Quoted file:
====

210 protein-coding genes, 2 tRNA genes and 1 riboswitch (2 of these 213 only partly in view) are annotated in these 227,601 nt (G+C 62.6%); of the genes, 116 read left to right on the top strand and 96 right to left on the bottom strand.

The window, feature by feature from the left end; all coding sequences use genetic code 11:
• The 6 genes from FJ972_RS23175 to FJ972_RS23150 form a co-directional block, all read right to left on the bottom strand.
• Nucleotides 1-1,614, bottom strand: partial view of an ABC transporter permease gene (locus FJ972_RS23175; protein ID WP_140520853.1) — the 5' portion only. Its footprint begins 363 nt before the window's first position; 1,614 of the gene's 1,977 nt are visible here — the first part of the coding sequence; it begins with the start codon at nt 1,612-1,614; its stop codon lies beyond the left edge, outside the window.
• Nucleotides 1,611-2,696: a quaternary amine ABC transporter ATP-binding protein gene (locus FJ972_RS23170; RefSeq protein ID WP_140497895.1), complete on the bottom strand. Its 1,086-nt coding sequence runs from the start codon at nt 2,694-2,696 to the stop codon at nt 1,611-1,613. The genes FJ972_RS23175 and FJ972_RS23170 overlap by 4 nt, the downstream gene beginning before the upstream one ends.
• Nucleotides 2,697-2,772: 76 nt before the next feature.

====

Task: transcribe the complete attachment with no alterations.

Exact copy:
210 protein-coding genes, 2 tRNA genes and 1 riboswitch (2 of these 213 only partly in view) are annotated in these 227,601 nt (G+C 62.6%); of the genes, 116 read left to right on the top strand and 96 right to left on the bottom strand.

The window, feature by feature from the left end; all coding sequences use genetic code 11:
• The 6 genes from FJ972_RS23175 to FJ972_RS23150 form a co-directional block, all read right to left on the bottom strand.
• Nucleotides 1-1,614, bottom strand: partial view of an ABC transporter permease gene (locus FJ972_RS23175; protein ID WP_140520853.1) — the 5' portion only. Its footprint begins 363 nt before the window's first position; 1,614 of the gene's 1,977 nt are visible here — the first part of the coding sequence; it begins with the start codon at nt 1,612-1,614; its stop codon lies beyond the left edge, outside the window.
• Nucleotides 1,611-2,696: a quaternary amine ABC transporter ATP-binding protein gene (locus FJ972_RS23170; RefSeq protein ID WP_140497895.1), complete on the bottom strand. Its 1,086-nt coding sequence runs from the start codon at nt 2,694-2,696 to the stop codon at nt 1,611-1,613. The genes FJ972_RS23175 and FJ972_RS23170 overlap by 4 nt, the downstream gene beginning before the upstream one ends.
• Nucleotides 2,697-2,772: 76 nt before the next feature.